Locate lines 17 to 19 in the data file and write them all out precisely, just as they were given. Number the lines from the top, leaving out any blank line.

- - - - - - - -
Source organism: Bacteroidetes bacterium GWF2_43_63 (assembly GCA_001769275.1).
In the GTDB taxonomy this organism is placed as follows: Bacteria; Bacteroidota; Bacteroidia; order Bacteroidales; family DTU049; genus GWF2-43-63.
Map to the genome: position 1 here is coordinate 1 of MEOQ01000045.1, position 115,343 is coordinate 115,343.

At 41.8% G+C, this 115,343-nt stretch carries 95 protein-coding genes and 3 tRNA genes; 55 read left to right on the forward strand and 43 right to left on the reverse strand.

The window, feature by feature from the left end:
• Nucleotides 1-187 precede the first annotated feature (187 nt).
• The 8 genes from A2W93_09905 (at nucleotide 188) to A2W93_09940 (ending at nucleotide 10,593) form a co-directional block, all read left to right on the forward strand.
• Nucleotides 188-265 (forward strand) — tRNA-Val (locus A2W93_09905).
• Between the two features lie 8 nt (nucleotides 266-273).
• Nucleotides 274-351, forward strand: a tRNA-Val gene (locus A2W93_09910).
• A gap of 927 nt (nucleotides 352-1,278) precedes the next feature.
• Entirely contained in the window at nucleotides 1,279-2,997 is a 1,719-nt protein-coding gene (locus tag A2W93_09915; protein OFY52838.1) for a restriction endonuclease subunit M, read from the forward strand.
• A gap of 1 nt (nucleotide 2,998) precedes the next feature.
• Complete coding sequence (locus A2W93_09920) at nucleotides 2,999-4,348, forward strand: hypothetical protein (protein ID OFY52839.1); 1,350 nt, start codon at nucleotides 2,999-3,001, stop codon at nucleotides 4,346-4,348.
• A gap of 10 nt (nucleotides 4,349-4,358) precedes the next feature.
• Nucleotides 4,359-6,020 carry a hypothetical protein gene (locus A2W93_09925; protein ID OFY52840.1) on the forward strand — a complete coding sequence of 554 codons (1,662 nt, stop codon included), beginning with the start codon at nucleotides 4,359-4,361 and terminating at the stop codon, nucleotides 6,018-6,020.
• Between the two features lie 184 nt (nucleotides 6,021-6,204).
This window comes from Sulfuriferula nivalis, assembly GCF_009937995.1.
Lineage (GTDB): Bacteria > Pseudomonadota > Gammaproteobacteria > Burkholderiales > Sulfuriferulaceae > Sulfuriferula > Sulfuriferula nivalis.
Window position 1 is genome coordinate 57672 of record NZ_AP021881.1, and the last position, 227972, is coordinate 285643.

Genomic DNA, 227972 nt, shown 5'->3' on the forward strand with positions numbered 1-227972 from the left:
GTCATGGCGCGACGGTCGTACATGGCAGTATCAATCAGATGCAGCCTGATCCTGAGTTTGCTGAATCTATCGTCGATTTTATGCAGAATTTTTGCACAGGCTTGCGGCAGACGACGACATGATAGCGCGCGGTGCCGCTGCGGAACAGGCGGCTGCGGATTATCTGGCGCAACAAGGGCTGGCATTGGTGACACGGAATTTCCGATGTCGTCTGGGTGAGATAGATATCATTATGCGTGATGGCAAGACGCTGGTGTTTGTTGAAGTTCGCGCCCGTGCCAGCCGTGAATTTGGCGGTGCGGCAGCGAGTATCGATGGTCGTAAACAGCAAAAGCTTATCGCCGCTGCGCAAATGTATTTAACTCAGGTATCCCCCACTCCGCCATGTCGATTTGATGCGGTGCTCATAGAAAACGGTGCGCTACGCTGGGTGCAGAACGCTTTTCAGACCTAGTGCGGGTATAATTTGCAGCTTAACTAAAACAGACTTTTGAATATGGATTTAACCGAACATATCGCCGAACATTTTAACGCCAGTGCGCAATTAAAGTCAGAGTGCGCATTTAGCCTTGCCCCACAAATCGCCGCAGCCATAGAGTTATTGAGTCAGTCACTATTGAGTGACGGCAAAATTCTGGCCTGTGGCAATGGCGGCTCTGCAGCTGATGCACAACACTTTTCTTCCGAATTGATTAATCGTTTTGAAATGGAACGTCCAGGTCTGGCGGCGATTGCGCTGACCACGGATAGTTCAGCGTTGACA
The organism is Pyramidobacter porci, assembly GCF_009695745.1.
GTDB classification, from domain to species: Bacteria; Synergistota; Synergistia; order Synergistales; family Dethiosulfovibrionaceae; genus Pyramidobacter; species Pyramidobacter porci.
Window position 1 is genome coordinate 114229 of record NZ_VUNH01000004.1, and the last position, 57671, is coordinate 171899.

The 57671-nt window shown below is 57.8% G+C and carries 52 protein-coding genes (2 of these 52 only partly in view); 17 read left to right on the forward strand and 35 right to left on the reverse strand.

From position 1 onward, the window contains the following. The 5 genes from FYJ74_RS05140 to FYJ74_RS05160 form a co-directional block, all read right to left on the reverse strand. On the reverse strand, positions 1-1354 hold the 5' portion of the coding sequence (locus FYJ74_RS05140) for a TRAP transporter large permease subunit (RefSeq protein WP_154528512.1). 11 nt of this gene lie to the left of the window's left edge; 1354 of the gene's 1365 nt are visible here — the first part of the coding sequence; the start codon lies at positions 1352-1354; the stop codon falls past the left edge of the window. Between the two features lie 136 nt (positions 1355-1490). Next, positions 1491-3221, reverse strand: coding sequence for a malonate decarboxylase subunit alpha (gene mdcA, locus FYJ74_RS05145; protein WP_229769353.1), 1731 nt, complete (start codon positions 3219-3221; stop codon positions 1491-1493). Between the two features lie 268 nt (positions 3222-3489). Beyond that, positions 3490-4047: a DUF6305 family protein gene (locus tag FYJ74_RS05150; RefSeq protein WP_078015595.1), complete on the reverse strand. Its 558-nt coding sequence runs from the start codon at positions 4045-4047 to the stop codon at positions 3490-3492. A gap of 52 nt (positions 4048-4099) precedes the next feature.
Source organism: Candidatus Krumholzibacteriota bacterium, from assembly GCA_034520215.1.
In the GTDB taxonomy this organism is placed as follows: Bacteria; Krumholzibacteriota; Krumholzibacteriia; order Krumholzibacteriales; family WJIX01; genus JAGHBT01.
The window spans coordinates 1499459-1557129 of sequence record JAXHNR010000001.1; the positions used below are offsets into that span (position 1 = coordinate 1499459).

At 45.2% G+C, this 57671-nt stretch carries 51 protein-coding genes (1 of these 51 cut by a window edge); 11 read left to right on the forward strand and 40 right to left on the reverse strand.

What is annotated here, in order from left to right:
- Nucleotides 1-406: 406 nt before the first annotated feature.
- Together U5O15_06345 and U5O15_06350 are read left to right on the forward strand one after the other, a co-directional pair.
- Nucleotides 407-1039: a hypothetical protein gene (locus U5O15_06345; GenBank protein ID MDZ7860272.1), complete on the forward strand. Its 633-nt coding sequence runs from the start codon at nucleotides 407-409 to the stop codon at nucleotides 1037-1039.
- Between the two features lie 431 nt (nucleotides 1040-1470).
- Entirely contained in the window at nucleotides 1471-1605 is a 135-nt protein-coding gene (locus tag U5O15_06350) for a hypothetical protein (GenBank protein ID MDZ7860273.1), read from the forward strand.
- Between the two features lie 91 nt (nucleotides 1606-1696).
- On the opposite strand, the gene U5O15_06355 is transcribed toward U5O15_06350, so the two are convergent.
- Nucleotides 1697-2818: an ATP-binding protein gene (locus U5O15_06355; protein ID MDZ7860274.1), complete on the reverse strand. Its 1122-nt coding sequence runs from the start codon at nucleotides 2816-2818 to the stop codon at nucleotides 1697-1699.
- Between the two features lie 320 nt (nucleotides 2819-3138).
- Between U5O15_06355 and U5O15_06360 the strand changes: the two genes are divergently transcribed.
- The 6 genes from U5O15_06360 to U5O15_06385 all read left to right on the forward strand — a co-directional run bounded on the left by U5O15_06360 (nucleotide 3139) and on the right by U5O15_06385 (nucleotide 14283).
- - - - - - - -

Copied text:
• Between the two features lie 184 nt (nucleotides 6,021-6,204).
This window comes from Sulfuriferula nivalis, assembly GCF_009937995.1.
Lineage (GTDB): Bacteria > Pseudomonadota > Gammaproteobacteria > Burkholderiales > Sulfuriferulaceae > Sulfuriferula > Sulfuriferula nivalis.